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Re: Shorten <object> in XHTML 2.0?

From: Jason M. Kikta <kiktajm@muohio.edu>
Date: Sat, 28 Jun 2003 21:15:27 -0400
Message-ID: <3EFE3DAF.6000900@muohio.edu>
To: www-html@w3.org

Well, it's not so much the three characters. The most important thing is 
to break backwards-compatibility with <object>. This is a smart move, 
because if we dump <img>, then the problem isn't with browsers that 
don't understand using object for images, it's the ones that try to do 
it and are _broken_, such as IE.

IE is so horribly broken in this respect, it would be better to prevent 
authors from trying to make it work and going crazy in the attempt (it 
is rather futile, I have yet to see anyone accomplish it in any 
reasonable way). That alone should be reason, the three less letters is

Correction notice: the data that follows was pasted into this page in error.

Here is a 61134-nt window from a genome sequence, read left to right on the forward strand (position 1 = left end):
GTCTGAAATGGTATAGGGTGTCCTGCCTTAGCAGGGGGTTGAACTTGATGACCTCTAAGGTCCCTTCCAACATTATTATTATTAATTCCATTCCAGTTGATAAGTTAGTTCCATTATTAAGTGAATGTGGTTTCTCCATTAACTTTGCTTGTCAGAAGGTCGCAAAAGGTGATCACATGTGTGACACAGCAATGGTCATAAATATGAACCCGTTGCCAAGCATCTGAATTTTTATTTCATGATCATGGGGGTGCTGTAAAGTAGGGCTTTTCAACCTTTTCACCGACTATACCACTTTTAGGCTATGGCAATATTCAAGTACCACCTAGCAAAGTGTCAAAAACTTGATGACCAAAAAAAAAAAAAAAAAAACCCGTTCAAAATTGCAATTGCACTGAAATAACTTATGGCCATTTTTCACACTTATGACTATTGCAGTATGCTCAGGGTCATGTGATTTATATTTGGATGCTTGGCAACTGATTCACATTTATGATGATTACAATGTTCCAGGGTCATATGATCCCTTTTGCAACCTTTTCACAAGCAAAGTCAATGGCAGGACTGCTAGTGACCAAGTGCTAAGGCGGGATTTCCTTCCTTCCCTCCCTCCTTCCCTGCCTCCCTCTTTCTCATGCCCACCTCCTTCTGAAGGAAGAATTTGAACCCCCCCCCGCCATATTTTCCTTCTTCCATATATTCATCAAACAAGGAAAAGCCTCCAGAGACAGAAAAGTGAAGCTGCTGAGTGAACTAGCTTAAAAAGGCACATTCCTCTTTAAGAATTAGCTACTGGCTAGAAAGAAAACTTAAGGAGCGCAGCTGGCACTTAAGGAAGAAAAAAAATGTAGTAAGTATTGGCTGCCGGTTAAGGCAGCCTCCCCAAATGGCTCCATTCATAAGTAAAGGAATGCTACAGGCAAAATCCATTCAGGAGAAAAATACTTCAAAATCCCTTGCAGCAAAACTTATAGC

just icing on the cake.  :-)


Ben Meadowcroft wrote:

> J. King wrote:
>>It's been discussed that markup can easily be either too short or too
>>Since <object> is likely to be used quite extensively in XHTML 2.0, it
>>would seem to be preferable to shorten it to something like <obj>,
>>which can still be rather easily decyphered--more easily than some
>>old HTML elements and attributes, even.  Given the nature of <object>
>>and its new importance, cutting the extra three character would make
>>inserting images into XHTML 2.0 documents less of a chore than it
>>would otherwise have to be.
>>Though since <object> is already well established, this would make
>>transition a little less obvious, but things are getting seriously
>>jumbled and rearranged anyway--would it not be a reasonable change?
> No, it's only three characters for goodness sake, why bother?
Received on Saturday, 28 June 2003 21:13:37 UTC

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